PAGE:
Yup, my main interest in the Mini DSP SHD Dirac would be smoothing any brightness/harshness in the upper frequencies.
 
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Yup, my main interest in the Mini DSP SHD Dirac would be smoothing any brightness/harshness in the upper frequencies.
I've ripped all those spinning audio discs I own to a Mini PC running Daphile (Celeron, 4 GB RAM, 1 TB SSD). This made some remarkably positive impact especially on SACD performance.

Next step was to apply EQ: measurements and filter generation using REW, BruteFIR filter import to the Daphile server to overcome (most of) the obvious drawbacks of my listening place. It took several days of trial and error, but the outcome is impressive. Both channels are well balanced for the first time since I moved in this place about a year ago.

Room Correction.jpg
My Tannoy D500 are alaso suffering a somewhat harsh treble, depending on program material. Sibilants of female vocals are most 'vulnerable'. I managed to temper the effect to a certain degree by experimenting with a house curve when EQing. Now I'm close to a 10 dB difference between low and high, and this sounds 'right'. Some sources even suggest more than 12 dB, but I did not like this. Treble begins to sound too dull that way.

My current summary would be that tempering harsh treble by EQing works to a certain extent. But if you really want to resolve this I'm afraid you have to invest in new speakers.

I'm interested in an external EQ solution, because I'm also running TV audio over my stereo gear via optical input, and this would most likely benefit a lot from a similar EQ. The Daphile hosted BruteFIR solution does not support this.
 
I won't hop in on the DSP debate (and risk ruffling feathers), but I will say that after attending a presentation by acoustician Bob Hodas, I found that his experience reinforced my own prior thoughts that proper speaker and seating position, room layout, and room treatments should be done first, with electronic "correction" done only as a very last resort. (And if I recall, he only does that with custom-designed, fixed EQ modules that apply mild corrections.) I can't do much in my family room since I have little spare space to hang anything, and furniture position is pretty much set in place, but I was still able to apply a couple of his tips to help with the sound. I wish I had recorded or at least taken notes. While few of us in the audience would ever be able to contract his services, he had many tips and real-world examples of how he went about physically "correcting" a room, even difficult spaces in clients' homes (he does not tune studios only, in other words).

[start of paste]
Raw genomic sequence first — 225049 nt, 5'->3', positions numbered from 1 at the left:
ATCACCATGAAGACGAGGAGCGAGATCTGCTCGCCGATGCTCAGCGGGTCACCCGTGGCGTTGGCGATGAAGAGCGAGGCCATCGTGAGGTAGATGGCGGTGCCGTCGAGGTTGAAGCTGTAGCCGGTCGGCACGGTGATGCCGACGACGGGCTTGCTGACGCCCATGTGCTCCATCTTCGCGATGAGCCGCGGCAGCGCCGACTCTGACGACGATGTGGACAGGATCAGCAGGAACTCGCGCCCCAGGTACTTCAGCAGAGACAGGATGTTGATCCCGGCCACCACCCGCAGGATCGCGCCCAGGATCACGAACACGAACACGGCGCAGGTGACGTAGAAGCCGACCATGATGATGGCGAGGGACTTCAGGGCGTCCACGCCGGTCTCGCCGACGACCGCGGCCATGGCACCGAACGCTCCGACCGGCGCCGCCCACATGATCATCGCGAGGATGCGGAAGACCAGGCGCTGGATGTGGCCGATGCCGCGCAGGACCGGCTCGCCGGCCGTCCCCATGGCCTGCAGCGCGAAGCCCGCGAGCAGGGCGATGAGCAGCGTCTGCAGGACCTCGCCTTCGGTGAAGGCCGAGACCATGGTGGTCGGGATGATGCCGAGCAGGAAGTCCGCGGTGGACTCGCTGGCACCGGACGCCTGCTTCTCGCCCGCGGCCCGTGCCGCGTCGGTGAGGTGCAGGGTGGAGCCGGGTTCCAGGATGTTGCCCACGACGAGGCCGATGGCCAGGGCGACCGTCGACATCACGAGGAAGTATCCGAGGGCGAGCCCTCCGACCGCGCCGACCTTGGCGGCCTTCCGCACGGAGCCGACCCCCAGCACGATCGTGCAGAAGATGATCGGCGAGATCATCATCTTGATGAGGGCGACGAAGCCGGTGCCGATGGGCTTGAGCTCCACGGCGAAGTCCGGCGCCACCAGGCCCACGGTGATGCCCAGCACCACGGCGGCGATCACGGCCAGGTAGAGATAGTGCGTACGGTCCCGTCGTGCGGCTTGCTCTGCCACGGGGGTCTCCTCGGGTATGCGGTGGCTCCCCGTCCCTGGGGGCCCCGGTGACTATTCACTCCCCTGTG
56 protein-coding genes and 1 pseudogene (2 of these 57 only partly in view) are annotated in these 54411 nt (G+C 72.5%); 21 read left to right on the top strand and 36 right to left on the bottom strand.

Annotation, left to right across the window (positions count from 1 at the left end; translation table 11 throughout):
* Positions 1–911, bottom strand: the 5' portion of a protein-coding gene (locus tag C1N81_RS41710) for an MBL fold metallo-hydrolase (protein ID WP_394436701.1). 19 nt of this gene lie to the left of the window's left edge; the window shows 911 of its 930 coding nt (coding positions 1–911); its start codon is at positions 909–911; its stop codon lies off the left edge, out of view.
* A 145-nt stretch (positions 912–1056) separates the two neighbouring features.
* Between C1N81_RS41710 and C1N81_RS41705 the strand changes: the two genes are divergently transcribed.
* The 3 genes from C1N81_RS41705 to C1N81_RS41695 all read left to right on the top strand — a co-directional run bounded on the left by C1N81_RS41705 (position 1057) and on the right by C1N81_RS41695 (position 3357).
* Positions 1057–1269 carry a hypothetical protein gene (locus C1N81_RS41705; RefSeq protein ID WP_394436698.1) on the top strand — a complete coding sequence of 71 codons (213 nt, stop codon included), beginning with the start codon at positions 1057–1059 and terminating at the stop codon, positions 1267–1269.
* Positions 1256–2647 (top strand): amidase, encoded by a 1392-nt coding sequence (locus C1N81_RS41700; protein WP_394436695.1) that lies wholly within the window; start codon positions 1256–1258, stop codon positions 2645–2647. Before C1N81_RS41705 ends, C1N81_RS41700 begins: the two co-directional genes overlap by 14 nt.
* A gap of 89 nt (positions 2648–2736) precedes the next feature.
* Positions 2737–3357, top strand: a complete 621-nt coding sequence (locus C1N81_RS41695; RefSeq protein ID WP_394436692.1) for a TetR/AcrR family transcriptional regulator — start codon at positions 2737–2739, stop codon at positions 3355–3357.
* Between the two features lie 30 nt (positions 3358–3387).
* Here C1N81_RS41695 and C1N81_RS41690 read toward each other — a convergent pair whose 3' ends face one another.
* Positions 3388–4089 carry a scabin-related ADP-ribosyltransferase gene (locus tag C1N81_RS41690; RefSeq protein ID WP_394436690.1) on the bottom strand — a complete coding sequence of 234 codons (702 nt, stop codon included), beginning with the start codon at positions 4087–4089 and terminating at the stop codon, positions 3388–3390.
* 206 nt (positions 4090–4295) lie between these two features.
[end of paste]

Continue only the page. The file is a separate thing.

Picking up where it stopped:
If anything, I envy his listening talents (and the talents of those who do this for a living)--he has trained himself to listen (with his ears and his test equipment) for specific problems, vs. listening to music and constantly tweaking to what could be a moving target. True, good music reproduction is the end result, but the ability to quickly hear reflections and other anomalies allows him, and others like him, to zero in on what the true problems in a room are, and is able to offer steps to correct those which go a long way towards "cleaning up" the room in order to minimize the final tweaking.
Learning the skills needed to be a "quick listen" is like learning to play scratch golf; you have to want it, it means studying for years and you mostly have to be your own teacher. When you start out, your analyzer is much better than you are. Once you've gotten any good at it, your analyzer hardly ever gets turned on. And there's a downside: a bundle of kill-joy negatives come along for the ride. Movie theaters, automobiles, most stereos.

I think the term "room correction" comes more from the marketing side than the engineering side. I'm finding that guys are taking the term too literally and expecting miracles.

It's not a substitute for getting your room right. You want to start there. That said, if you're stuck with room problems, it will help. Help a whole lot more than the usual audio accessories, wire and all that.

If you have trouble with rise and settle times, they'll still be there. But if you have the speed, Dirac does a nice job of lining up the leading edge. It'll unwind the phase mess from your passive filters, but not the detail blur.

What Dirac does do is straighten out your impulse response and force the both speaker's F/A response and arrival times to precisely coincide. So the effect on focus, notably depth focus, is worth the price of admission. Just me, midrange balance is my sticking point and Dirac does a nice job of sorting it out.

Let's turn the question on its head: assuming that you're not completely screwing up by going DADA, why would you not want to grab the datastream and rearrange it to your tastes and situation?

Full disclosure: I'm a reseller.
 

S0und Dragon

Moderator and Circus Hand.
Staff member
Learning the skills needed to be a "quick listen" is like learning to play scratch golf; you have to want it, it means studying for years and you mostly have to be your own teacher. When you start out, your analyzer is much better than you are. Once you've gotten any good at it, your analyzer hardly ever gets turned on. And there's a downside: a bundle of kill-joy negatives come along for the ride. Movie theaters, automobiles, most stereos.